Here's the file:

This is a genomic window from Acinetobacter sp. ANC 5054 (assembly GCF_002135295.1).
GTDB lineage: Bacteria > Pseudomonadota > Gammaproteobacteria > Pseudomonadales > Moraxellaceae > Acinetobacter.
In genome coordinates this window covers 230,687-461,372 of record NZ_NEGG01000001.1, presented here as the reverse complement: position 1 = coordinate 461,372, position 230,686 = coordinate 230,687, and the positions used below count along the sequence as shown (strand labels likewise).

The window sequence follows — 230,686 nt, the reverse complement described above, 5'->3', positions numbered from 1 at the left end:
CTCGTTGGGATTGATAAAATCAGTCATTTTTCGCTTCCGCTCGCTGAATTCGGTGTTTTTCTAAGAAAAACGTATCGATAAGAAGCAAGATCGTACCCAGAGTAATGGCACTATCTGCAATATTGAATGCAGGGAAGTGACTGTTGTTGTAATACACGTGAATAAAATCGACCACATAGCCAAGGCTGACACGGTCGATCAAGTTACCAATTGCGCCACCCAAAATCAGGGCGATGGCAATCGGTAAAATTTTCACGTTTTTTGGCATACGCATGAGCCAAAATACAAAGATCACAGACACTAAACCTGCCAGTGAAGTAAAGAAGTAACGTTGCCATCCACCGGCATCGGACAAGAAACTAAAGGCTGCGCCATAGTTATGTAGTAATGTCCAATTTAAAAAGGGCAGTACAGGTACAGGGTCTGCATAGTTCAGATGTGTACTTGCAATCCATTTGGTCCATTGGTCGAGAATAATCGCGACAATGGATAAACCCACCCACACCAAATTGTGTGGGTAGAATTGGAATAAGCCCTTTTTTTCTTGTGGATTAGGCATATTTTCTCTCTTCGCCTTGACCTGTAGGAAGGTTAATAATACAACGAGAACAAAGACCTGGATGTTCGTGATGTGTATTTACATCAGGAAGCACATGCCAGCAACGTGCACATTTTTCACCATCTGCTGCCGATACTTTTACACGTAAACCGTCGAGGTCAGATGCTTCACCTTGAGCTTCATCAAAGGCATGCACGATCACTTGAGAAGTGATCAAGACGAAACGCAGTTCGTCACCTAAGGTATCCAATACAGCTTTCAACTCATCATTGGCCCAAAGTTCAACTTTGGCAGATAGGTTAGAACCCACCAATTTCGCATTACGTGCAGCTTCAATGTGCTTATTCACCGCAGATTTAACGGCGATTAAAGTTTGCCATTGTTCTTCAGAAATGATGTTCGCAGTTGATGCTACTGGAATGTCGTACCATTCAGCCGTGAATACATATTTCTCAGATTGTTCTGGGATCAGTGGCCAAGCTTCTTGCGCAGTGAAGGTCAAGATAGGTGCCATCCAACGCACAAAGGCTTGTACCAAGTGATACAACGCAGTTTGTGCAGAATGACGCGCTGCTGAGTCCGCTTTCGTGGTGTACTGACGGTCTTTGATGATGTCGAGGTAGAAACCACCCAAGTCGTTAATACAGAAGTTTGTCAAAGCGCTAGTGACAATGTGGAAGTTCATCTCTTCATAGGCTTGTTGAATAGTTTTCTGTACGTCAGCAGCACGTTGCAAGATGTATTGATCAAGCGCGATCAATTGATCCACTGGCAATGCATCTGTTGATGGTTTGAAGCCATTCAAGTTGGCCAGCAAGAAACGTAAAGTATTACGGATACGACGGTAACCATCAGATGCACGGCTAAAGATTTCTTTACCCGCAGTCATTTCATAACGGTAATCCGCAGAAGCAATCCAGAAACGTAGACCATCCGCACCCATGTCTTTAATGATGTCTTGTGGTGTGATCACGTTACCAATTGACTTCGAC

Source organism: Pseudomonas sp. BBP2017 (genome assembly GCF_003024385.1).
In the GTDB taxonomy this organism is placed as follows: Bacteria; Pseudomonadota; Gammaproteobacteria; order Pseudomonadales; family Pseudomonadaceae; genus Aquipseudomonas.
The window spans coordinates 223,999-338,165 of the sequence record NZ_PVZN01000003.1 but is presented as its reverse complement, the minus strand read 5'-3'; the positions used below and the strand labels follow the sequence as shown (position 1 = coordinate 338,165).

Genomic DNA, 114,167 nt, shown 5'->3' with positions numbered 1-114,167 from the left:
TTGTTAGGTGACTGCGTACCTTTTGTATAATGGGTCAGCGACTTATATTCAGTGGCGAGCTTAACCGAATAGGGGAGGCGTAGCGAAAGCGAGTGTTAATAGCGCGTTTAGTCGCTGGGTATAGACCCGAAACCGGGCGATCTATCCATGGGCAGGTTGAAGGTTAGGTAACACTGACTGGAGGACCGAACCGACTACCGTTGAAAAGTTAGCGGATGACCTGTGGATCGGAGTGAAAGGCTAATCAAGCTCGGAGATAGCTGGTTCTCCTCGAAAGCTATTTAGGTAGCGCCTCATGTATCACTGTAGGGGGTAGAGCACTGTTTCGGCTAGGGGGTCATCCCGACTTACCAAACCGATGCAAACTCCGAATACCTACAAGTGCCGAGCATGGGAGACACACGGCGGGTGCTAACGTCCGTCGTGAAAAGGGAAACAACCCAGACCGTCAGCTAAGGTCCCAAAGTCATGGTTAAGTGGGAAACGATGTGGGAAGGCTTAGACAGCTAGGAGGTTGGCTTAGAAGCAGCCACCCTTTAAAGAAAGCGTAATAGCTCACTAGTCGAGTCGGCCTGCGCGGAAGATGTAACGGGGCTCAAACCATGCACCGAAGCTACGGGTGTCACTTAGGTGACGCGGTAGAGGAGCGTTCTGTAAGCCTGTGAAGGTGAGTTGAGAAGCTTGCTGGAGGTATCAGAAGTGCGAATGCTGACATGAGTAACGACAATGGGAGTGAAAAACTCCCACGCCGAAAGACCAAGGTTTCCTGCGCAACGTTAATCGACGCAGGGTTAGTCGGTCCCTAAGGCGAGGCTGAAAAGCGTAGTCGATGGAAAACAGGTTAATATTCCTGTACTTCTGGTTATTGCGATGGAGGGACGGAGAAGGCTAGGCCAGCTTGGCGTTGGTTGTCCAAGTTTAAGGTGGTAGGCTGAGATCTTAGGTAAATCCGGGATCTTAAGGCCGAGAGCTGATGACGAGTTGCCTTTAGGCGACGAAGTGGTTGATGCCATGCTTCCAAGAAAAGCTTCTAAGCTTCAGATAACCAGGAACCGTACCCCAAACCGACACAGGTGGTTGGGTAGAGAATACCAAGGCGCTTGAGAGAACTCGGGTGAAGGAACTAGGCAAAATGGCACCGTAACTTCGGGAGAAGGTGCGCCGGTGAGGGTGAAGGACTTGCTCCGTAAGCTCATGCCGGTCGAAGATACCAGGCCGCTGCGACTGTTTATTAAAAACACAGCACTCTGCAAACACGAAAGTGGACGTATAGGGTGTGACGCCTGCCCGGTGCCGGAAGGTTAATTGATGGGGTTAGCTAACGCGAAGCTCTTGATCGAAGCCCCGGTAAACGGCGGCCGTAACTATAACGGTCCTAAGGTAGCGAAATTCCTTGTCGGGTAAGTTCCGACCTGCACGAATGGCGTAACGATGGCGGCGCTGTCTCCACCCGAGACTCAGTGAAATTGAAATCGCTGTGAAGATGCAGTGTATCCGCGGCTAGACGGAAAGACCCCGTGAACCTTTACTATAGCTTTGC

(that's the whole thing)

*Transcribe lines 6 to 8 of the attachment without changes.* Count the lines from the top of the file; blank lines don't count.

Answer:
Source organism: Pseudomonas sp. BBP2017 (genome assembly GCF_003024385.1).
In the GTDB taxonomy this organism is placed as follows: Bacteria; Pseudomonadota; Gammaproteobacteria; order Pseudomonadales; family Pseudomonadaceae; genus Aquipseudomonas.
The window spans coordinates 223,999-338,165 of the sequence record NZ_PVZN01000003.1 but is presented as its reverse complement, the minus strand read 5'-3'; the positions used below and the strand labels follow the sequence as shown (position 1 = coordinate 338,165).